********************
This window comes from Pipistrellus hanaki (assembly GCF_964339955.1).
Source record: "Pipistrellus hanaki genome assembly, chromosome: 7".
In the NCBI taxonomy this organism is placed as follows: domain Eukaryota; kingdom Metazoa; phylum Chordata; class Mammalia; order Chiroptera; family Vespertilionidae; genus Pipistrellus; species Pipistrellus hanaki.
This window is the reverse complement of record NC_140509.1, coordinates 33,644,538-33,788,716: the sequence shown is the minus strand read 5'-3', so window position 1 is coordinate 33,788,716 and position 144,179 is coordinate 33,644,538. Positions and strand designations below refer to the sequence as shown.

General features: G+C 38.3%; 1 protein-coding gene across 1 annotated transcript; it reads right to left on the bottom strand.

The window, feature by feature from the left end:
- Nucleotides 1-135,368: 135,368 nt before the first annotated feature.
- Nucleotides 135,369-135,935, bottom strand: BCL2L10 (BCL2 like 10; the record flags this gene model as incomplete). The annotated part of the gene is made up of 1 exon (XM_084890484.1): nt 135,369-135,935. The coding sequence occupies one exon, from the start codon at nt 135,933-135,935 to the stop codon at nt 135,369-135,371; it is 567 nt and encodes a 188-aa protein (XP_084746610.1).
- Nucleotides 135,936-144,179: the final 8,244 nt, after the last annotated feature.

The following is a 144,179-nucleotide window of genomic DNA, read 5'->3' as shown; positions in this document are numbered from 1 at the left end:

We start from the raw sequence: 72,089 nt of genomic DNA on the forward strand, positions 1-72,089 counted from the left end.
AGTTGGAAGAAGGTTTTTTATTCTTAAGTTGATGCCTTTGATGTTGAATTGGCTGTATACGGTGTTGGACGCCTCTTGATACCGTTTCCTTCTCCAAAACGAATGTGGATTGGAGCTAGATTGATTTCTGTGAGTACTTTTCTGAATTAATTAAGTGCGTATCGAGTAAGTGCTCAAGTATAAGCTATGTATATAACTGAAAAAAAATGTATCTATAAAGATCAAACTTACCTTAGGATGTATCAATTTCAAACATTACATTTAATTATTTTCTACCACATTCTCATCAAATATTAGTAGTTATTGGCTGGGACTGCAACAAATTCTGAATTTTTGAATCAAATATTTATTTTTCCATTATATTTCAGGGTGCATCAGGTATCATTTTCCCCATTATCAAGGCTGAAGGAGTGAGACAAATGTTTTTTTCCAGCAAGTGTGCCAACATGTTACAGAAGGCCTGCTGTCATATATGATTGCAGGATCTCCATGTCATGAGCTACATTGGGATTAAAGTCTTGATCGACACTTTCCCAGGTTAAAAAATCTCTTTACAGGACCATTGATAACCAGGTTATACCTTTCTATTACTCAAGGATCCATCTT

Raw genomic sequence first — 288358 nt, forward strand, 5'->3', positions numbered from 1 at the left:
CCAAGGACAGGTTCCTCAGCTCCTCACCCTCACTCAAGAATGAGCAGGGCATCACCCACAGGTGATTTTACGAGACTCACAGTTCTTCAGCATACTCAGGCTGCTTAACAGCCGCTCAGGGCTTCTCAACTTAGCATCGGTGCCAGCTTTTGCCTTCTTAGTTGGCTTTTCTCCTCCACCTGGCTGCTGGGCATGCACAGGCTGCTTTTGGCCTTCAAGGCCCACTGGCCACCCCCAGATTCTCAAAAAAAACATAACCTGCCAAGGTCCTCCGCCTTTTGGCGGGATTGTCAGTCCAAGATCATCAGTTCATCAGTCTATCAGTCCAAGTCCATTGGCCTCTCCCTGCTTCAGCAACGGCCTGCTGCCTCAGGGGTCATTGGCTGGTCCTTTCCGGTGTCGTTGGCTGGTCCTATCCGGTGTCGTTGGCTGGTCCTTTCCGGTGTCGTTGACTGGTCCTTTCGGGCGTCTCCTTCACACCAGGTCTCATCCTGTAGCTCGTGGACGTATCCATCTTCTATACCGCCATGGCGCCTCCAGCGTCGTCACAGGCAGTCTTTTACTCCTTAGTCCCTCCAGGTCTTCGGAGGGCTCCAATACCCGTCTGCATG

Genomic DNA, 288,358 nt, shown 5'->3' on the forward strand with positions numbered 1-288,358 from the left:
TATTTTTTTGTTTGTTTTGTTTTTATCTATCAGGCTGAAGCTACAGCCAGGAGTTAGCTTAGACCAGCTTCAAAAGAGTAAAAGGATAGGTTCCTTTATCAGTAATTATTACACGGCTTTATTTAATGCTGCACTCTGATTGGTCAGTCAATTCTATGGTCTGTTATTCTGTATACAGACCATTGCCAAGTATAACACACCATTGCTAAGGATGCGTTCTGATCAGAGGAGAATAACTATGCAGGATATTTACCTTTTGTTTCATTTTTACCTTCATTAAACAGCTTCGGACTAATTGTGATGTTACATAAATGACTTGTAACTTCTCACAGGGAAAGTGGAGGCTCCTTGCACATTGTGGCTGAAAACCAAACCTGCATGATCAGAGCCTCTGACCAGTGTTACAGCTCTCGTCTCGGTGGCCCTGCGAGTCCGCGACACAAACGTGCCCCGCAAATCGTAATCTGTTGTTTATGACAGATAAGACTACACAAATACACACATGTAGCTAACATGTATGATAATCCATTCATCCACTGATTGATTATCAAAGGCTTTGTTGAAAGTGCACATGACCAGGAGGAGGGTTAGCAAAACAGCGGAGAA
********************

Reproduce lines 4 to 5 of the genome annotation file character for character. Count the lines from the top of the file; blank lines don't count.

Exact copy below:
This window is the reverse complement of record NC_140509.1, coordinates 33,644,538-33,788,716: the sequence shown is the minus strand read 5'-3', so window position 1 is coordinate 33,788,716 and position 144,179 is coordinate 33,644,538. Positions and strand designations below refer to the sequence as shown.

General features: G+C 38.3%; 1 protein-coding gene across 1 annotated transcript; it reads right to left on the bottom strand.